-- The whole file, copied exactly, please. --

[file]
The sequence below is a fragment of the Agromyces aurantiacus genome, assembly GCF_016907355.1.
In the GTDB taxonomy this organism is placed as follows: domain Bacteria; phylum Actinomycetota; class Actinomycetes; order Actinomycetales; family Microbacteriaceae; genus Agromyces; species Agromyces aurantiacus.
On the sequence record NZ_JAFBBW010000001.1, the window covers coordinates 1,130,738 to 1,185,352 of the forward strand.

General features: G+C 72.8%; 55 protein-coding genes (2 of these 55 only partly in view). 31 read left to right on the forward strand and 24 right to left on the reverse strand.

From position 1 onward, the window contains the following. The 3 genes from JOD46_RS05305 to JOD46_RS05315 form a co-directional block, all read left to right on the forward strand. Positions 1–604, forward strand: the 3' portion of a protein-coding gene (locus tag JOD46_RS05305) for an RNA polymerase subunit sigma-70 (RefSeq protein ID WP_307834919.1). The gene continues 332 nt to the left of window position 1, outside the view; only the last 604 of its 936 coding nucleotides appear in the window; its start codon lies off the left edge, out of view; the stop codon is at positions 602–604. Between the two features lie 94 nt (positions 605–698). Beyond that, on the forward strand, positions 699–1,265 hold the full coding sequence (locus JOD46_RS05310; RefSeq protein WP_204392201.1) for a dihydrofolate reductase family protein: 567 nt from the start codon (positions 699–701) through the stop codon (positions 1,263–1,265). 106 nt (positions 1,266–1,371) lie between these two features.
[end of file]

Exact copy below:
The sequence below is a fragment of the Agromyces aurantiacus genome, assembly GCF_016907355.1.
In the GTDB taxonomy this organism is placed as follows: domain Bacteria; phylum Actinomycetota; class Actinomycetes; order Actinomycetales; family Microbacteriaceae; genus Agromyces; species Agromyces aurantiacus.
On the sequence record NZ_JAFBBW010000001.1, the window covers coordinates 1,130,738 to 1,185,352 of the forward strand.

General features: G+C 72.8%; 55 protein-coding genes (2 of these 55 only partly in view). 31 read left to right on the forward strand and 24 right to left on the reverse strand.

From position 1 onward, the window contains the following. The 3 genes from JOD46_RS05305 to JOD46_RS05315 form a co-directional block, all read left to right on the forward strand. Positions 1–604, forward strand: the 3' portion of a protein-coding gene (locus tag JOD46_RS05305) for an RNA polymerase subunit sigma-70 (RefSeq protein ID WP_307834919.1). The gene continues 332 nt to the left of window position 1, outside the view; only the last 604 of its 936 coding nucleotides appear in the window; its start codon lies off the left edge, out of view; the stop codon is at positions 602–604. Between the two features lie 94 nt (positions 605–698). Beyond that, on the forward strand, positions 699–1,265 hold the full coding sequence (locus JOD46_RS05310; RefSeq protein WP_204392201.1) for a dihydrofolate reductase family protein: 567 nt from the start codon (positions 699–701) through the stop codon (positions 1,263–1,265). 106 nt (positions 1,266–1,371) lie between these two features.